The most common reason for the sale of car in Japan- is the expired (or close to expiration) period of validity of the technical inspection ("shaken") 車検. In Japan, all cars must undergo a mandatory inspection every two years (for new cars, the first inspection is carried out after three years).
In addition to the fact that the inspection itself is not cheap (for passenger cars it costs about $ 600 - 800), an even greater problem is the very strict rules for its passage. If it does not meet the required standards, the car will need to be repaired. And the cost of work in Japanese car services, even by Japanese standards, is very high.
So it turns out that if the toxicity of the exhaust gases of the car does not correspond to the norm, then in order to undergo maintenance, you need to pay not only 600, but all 3000 dollars (the cost of spare parts with work to replace them). Many Japanese prefer not to get involved with the procedure for passing the technical inspection, but simply sell the car to buyers, or send it to a srap yards. Although the first inspection, at the age of three, most cars pass. Most of the cars are sold at the age of 5 and 7 years.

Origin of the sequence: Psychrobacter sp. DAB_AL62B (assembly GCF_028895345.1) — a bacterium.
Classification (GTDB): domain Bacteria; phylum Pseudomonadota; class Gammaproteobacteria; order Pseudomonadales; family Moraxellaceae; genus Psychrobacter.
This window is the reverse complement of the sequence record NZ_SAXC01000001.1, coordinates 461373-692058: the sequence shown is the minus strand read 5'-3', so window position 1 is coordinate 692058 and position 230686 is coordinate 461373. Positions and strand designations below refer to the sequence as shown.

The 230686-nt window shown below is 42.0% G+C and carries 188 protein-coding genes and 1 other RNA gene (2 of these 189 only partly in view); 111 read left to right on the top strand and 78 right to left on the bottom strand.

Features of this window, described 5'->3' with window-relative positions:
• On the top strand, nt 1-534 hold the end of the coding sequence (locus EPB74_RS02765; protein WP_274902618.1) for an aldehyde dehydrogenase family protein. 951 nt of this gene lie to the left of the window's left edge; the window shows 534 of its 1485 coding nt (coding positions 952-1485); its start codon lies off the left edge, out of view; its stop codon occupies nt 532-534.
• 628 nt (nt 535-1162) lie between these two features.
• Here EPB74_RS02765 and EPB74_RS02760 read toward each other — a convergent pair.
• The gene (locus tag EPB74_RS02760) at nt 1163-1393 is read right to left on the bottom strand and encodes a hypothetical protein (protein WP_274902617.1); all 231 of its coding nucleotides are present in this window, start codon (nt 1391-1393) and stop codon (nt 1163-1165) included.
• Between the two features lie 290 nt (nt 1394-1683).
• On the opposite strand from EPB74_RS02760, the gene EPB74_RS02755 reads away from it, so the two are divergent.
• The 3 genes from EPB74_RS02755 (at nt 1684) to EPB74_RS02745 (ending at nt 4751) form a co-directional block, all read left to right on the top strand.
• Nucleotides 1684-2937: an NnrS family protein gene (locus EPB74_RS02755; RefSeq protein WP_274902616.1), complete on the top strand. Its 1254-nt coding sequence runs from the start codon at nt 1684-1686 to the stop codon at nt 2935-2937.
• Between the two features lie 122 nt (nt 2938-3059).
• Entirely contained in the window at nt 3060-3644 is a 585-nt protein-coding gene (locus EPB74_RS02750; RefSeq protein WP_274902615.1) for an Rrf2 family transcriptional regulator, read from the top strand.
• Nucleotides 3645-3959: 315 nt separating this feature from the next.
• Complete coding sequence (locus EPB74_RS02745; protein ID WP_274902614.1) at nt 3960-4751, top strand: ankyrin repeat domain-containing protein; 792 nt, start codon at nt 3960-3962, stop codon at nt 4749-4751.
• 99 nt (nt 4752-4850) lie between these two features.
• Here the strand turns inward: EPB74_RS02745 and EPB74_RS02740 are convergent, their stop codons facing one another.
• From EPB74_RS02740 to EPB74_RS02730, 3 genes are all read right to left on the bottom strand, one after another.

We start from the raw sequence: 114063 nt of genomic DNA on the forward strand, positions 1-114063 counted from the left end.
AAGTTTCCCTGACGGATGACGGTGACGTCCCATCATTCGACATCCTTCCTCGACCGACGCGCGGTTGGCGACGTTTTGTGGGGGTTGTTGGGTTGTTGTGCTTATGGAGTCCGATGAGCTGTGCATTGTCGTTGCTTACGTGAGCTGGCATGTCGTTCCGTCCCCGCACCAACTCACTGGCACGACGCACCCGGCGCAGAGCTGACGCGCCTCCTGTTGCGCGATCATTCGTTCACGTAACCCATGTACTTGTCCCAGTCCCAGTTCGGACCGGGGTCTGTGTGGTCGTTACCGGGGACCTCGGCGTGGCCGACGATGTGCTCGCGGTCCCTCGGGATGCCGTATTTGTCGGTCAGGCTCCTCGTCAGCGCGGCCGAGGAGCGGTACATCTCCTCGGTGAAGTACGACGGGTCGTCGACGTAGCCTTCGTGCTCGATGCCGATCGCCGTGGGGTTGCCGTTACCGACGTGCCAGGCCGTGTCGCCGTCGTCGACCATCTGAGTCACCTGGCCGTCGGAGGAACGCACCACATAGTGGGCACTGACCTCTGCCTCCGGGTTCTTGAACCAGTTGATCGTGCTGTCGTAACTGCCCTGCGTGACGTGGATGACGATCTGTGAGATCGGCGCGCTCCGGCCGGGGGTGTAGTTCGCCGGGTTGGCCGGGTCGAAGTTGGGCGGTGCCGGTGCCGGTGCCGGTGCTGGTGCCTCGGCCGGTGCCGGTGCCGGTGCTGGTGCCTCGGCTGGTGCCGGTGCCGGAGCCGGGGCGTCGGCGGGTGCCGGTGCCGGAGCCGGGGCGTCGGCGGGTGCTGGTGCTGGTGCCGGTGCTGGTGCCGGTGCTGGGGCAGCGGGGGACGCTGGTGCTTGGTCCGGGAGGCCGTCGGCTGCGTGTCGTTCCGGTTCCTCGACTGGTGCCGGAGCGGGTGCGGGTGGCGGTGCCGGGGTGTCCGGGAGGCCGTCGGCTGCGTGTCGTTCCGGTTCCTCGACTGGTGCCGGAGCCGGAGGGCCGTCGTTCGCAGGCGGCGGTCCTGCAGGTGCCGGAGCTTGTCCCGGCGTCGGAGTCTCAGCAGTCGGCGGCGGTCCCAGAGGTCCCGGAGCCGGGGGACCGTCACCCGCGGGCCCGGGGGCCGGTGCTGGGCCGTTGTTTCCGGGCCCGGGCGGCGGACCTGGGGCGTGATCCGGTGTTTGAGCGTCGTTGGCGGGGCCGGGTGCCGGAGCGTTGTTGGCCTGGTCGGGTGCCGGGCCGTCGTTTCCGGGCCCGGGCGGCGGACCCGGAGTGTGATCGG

You can find out when the car was supposed to pass the next inspection by a square sticker in the center of the windshield. There, on the back of the sticker, there should be the date of the next MOT. For example 15 10 27 (separated by hieroglyphs) means: 15 - 2003, 10 - October, 27 - the day of the month). In addition, the front side of the sticker can have one of four color options, according to the year of the next MOT. For example 2003 - blue, 2004 - red, 2005 - green, 2006 - yellow, 2007 - blue again. The numbers in the middle of the sticker indicate the month of maintenance. For example, if you see a red sticker with the number 5, this means that the car must undergo a technical inspection in May 2004 (or 2000, 1996, etc.).
The round sticker in the upper right corner indicates the date of the annual optional maintenance.
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